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Elizabeth Pagano is the editor of the Austin Monitor.
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County plans major investment in emergency psychiatric care unit
Wednesday, July 18, 2012 by Elizabeth Pagano
The Travis County Commissioners Court agreed Tuesday to invest more than $2 million – including at least $1.1 million in federal matching funds – to beef up a 5-year-old program to provide specialized medical personnel to respond on the scene to emergency psychiatric crises.
The Mobile Crisis Outreach Team (MCOT) is a collaboration between Travis County and Austin Travis County Integral Care. Composed of medical and mental health professionals, the team provides around-the-clock emergency on-site care for psychiatric crises. Started in 2007, the MCOT program gets by with just $400,000 in annual funding.
“It makes a lot of sense to me,” Commissioner Margaret Gomez said in praising the program. “As much as we’ve struggled to try to find the funding that is required, if this is a way to further expand these services, we know it’s needed.”
The increase in the funding for the program is possible after the commissioners decided to take advantage of a federal program that will match 1.4 times the contributions made to county programs that “expand or create transformational programming in heath care and behavioral health.”
In December 2011, the federal government approved a request by Texas for a 1115 Medicaid waiver, which could save the state $300 million in improved medical access and care. It is part of the Social Security Act, and separate from the controversial Affordable Care Act.
The Commissioners Court unanimously decided to take advantage of the federal program by investing $1 million in the Mobile Crisis Outreach Team program, which would mean $1.4 million in federal matching funds. With the planned MCOT expansion expected to cost about $2.1 million, $300,000 federal funds would remain for other as-yet-undetermined qualifying projects.
Health and Human Services County Executive Sherri Fleming told the commissioners that the county’s estimated $1 million investment could increase or decrease without penalty. Additionally, there would be time to “flesh out the details” during the review period.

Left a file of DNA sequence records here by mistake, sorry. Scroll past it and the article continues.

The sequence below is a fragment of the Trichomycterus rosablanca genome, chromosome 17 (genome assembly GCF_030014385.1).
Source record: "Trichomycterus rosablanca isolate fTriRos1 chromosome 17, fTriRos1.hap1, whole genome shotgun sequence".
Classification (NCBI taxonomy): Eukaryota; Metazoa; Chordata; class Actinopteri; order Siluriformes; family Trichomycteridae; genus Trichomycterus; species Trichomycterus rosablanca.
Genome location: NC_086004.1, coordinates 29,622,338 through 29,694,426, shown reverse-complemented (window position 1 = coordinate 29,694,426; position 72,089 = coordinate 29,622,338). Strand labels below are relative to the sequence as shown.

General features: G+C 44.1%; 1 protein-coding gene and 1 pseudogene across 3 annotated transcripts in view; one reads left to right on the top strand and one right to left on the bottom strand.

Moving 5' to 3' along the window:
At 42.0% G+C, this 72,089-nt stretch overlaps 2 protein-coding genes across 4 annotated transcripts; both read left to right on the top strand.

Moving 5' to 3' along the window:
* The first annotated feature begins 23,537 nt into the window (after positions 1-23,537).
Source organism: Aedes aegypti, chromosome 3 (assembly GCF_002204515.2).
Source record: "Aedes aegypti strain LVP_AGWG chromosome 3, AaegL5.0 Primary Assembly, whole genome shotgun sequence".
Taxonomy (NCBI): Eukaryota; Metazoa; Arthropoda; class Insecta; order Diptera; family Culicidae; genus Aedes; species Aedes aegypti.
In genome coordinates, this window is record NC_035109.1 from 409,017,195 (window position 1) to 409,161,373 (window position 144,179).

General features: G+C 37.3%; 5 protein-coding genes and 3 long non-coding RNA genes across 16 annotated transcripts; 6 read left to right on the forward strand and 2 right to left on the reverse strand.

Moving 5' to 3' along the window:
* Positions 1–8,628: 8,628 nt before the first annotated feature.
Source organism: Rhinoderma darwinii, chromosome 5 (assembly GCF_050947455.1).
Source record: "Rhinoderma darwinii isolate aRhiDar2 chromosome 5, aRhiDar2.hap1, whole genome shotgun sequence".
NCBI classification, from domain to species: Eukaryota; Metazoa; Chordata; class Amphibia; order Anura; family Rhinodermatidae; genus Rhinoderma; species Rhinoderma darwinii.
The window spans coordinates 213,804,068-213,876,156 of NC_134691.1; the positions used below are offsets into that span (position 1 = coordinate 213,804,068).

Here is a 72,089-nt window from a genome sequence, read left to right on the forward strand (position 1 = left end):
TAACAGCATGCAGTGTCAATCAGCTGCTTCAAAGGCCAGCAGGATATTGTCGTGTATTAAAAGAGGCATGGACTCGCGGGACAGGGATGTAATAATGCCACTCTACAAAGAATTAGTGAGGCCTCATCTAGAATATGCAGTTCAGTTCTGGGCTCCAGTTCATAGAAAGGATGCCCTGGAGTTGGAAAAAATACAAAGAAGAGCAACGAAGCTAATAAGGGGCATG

“If the other counties of Texas are as confused as I am, or we are, it seems to me that there will be other changes we can expect to occur over the next few months,” said Judge Sam Biscoe.
Commissioner Ron Davis stressed that he wanted to see a return on any investment in the waiver, and asked for additional data.
Austin Travis County Integral Care Executive Director David Evans explained that one immediate economic benefit of expanding MCOT would come from diverting patients seeking psychiatric care away from emergency rooms and law enforcement.
“There should be some offset of law enforcement, of jail time, of emergency room use,” said Evans.
Biscoe noted that the county has a one-time extra $300,000 in mental health reserve funds that it is earmarking for its share of the funding. But the source of the rest of the money has yet to be determined. Travis County expects to take part in the program for four years.
On July 20, proposed health care projects are due to Central Health, the Travis County public health care agency that is responsible for putting together partnerships and plans for the region. Public hearings are scheduled on July 30, with final project plans due to Central Health on Aug. 4.
“I absolutely concur that MCOT is an already-existing, proven benefit to our community and expanding its capacity could only mean good things. Plus, we only have until July 20 to submit, so why not do something we know works?” said Commissioner Sarah Eckhardt.
City Council’s Health and Human Services subcommittee will receive a staff update on the city’s potential health care projects today at 3pm.
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